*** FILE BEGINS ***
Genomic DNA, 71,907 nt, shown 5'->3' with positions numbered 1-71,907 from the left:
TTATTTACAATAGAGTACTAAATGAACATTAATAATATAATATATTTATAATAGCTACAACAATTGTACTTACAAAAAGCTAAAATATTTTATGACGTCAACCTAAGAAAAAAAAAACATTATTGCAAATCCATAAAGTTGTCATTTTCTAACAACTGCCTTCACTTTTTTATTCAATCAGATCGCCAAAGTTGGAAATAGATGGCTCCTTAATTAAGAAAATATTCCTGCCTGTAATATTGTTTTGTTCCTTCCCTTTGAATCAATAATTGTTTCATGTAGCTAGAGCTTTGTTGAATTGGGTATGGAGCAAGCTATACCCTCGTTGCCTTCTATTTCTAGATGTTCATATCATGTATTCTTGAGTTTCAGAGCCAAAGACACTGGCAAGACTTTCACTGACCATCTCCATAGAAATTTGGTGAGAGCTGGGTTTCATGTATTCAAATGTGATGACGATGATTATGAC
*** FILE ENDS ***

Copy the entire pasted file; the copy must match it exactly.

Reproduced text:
Genomic DNA, 71,907 nt, shown 5'->3' with positions numbered 1-71,907 from the left:
TTATTTACAATAGAGTACTAAATGAACATTAATAATATAATATATTTATAATAGCTACAACAATTGTACTTACAAAAAGCTAAAATATTTTATGACGTCAACCTAAGAAAAAAAAAACATTATTGCAAATCCATAAAGTTGTCATTTTCTAACAACTGCCTTCACTTTTTTATTCAATCAGATCGCCAAAGTTGGAAATAGATGGCTCCTTAATTAAGAAAATATTCCTGCCTGTAATATTGTTTTGTTCCTTCCCTTTGAATCAATAATTGTTTCATGTAGCTAGAGCTTTGTTGAATTGGGTATGGAGCAAGCTATACCCTCGTTGCCTTCTATTTCTAGATGTTCATATCATGTATTCTTGAGTTTCAGAGCCAAAGACACTGGCAAGACTTTCACTGACCATCTCCATAGAAATTTGGTGAGAGCTGGGTTTCATGTATTCAAATGTGATGACGATGATTATGAC